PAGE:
The video above is Ford’s attempt to sell the 2011 Fiesta via an advertisement suggesting that, in certain situations, keyless entry might prevent your being consumed by the soulless husk of your dead grandmother. Caution: zombies, and surprisingly gross makeup/realistic ligament-crunching sounds for a car commercial. If you’re like me, you consider zombies by far the most frightening monster western culture has ever come up with (second most frightening monster,) to the point where watching Shaun of the Dead made it impossible to sleep for the next 48 hours. You are probably not like me. Humorous or at least tongue-in-cheek zombie products—Zombieland, The Zombie Survival Guide, Pride and Prejudice and Zombies—far outnumber tongue-on-floor zombie products in contemporary culture. America seems to have decided that living corpses bent on surrounding and then mindlessly forcing their way into your boarded-up house so that you wake each morning to the sound of scratching, scratching, until finally they eat your face and ears have at least some camp value. Zombies are hip.
Hipness is a force I fear almost as much as zombies, and it’s probably not a coincidence that I find the two so morbidly fascinating. Anyone who has read Stephen King’s Danse Macabre, spoken to Chris Stangl or taken Intro to Film Analysis knows that horror myths—particularly a postwar horror myth like zombies—reflect the anxieties of their age. Zombie movies really took off in the 1950s, when the threat of nuclear war made the prospect of gross mutants wandering the American landscape especially au courant. The template for the modern zombie flick, George Romero’s 1968 film Night of the Living Dead, firmly connects them to American pop culture’s greatest fear: mass conformity. Arguably, we are still more scared of being vaporized by a nuclear reaction than of dressing like everybody else, but the association between zombies and the crushing force of social dynamics has become scholarly cant if not psychological truth. It’s probably why they’re kind of funny now.
Which returns us to the Ford Fiesta. I assume that you went to high school with someone who drove the 1990s version of this car, which was like a Burger King wrapper filled with other Burger King wrappers. The Fiesta is what is politely called a good first car. As the above commercial and its $13,320 MSRP indicate, the 2011 Fiesta is marketed at young people, which presents Ford with a problem. Currently, one out of every four Americans under age 30 is unemployed. Now is an unusually difficult time to sell cars, especially to young people, yet now is also an especially important time for American auto manufacturers to sell cars. Because, you know, total collapse. This is going to take some genius advertising.
Moments of the 2011 zombie Fiesta spot are inspired. I particularly like the zombie rental guy at the :20 mark, and narrator Jonathan’s insistence on taking a call as he is being pursued. Yet several elements of the spot are completely baffling. I’ve watched it several times now and I can’t figure out what “dawn of the new key FOB” means. The first part is presumably a reference to Dawn of the Dead and “FOB” is almost certainly an acronym, but I have no idea for what. If I may wax Comic Book Guy for a moment, the consumption of the Honda Fit girl at :58 presents a confusing continuity error, since up to that point I understood her to be running from the zombie, which is now somehow in the back of her car.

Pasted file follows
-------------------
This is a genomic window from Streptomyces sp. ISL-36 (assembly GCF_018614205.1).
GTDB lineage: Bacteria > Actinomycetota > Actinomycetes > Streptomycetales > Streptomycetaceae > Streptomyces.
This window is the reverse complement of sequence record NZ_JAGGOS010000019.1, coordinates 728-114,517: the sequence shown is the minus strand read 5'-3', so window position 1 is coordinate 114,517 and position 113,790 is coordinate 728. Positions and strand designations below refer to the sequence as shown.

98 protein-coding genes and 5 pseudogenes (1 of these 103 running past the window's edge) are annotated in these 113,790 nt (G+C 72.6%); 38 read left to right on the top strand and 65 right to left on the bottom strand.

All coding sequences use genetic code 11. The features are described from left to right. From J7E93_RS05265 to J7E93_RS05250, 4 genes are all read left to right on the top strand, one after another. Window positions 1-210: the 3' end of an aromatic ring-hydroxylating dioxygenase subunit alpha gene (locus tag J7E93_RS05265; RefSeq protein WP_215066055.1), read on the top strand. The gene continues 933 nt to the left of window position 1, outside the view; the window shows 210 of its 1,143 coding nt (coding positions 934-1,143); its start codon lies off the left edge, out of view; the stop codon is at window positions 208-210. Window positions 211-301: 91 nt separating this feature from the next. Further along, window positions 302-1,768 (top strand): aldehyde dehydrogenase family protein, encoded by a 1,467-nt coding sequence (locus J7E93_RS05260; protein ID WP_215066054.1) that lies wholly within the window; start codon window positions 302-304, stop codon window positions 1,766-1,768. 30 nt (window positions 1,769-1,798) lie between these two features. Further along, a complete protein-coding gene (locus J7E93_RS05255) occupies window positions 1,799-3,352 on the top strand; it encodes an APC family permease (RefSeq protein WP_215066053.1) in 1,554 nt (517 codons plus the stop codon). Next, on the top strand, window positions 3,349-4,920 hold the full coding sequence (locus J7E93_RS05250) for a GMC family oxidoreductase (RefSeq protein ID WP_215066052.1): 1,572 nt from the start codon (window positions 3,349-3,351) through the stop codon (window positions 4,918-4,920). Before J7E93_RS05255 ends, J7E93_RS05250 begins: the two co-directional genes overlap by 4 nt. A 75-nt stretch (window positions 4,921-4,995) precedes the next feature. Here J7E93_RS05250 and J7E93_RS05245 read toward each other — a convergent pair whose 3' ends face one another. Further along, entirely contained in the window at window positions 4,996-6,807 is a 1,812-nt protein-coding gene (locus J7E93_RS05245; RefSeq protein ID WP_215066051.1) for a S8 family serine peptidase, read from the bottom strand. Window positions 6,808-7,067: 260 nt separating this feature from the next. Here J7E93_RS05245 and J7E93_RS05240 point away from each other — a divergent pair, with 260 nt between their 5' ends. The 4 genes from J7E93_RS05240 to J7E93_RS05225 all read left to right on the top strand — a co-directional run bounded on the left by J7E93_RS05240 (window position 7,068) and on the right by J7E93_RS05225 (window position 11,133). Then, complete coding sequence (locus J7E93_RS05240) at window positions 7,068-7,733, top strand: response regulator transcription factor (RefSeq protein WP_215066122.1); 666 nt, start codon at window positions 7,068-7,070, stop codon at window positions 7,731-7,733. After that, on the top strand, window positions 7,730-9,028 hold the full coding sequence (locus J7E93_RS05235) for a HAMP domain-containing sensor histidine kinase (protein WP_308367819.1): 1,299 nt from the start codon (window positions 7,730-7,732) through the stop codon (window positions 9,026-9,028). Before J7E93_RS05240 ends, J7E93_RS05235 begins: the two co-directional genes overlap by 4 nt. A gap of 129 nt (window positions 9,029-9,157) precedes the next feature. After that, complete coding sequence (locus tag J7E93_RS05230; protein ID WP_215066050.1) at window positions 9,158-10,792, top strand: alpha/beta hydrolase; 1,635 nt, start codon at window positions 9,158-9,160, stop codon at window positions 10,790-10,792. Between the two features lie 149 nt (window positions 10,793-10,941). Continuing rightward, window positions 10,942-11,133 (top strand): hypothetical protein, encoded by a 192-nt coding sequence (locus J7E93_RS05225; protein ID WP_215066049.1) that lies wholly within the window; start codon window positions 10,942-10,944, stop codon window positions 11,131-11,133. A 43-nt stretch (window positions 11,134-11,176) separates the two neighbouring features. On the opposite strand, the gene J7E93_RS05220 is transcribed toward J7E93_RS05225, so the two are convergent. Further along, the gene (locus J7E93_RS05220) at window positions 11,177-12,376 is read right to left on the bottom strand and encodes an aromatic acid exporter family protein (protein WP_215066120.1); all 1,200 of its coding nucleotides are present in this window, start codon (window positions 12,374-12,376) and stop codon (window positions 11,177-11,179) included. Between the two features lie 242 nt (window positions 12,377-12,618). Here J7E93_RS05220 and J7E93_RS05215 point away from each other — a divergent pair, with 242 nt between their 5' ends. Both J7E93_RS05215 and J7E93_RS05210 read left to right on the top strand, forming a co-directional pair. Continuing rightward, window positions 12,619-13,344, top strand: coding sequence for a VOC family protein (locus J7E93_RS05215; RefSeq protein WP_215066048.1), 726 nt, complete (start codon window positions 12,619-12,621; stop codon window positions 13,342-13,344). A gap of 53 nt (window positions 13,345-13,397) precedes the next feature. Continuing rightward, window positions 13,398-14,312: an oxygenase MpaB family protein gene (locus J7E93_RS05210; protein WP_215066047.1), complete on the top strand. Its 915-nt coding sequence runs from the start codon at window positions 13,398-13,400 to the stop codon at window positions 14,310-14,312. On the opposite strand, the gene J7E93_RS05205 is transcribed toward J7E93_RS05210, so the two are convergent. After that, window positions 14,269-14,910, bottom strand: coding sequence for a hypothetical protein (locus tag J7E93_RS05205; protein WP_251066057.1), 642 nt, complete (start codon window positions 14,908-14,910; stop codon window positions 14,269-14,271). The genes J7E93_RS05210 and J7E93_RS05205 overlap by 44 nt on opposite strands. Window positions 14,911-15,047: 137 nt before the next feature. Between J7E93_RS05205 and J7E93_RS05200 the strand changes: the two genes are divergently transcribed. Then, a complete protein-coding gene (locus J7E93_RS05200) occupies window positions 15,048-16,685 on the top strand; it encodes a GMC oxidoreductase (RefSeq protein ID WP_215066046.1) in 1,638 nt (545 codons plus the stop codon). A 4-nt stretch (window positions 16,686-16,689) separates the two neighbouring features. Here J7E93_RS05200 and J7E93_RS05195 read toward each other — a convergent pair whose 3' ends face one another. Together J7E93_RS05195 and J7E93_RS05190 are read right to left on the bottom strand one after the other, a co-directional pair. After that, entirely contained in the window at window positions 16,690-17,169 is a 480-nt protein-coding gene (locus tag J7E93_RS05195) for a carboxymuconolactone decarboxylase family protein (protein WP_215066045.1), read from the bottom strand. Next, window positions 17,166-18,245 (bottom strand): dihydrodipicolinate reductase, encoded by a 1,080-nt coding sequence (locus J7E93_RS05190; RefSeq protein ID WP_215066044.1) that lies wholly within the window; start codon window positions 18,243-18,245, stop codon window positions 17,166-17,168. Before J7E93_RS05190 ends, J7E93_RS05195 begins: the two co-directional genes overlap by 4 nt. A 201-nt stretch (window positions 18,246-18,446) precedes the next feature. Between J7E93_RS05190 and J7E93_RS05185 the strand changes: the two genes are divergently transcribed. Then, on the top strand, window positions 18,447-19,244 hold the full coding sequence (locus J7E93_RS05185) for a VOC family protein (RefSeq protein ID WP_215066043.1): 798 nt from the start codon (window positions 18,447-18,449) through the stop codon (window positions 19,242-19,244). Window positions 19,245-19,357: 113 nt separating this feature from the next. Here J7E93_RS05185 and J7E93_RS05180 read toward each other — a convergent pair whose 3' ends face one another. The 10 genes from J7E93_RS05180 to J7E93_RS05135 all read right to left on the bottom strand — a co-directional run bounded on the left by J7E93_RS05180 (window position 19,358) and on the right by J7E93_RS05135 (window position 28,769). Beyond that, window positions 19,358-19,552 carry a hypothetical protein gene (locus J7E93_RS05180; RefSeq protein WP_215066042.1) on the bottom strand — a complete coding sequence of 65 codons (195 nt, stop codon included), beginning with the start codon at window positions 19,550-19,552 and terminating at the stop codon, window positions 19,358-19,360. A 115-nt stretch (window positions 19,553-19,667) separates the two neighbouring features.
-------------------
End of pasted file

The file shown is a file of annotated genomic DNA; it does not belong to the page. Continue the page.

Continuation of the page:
Most baffling, however, is what this zombie car commercial is selling in the first place. The whole thing centers on the Fiesta’s keyless entry and push-button start, two features that lend themselves nicely to chase scenes but are also not likely to appeal to the aforementioned cash-strapped twentysomethings. Relaunching an economy car in a down market, Ford has chosen to sell luxury. Presumably, young Americans about to spend their life savings on a sub-compact to drive them to their new job two towns over are looking for a car that won’t break. The Toyota Yaris, owned by that douche in the western shirt with epaulets, costs less, has only a slightly smaller engine and gets the same city miles. It doesn’t come with keyless entry, but it did win the Intellichoice Best Overall Value of the Year award.* But hey, the Fiesta has heated seats!
One can’t blame the marketeers for such discrepancies, though. Ford’s zombie commercial is the product of a nation that is much better at making advertisements than making cars. With that in mind, is it a coincidence that executives at the Ford Auto Company found the zombie narrative so compelling? Panicked, cash-strapped people, relentlessly pursued, turn to their cars to save them from being consumed. It’s no Night of the Living Dead, but it just might capture the fears of a nation. Or at least of several old white guys.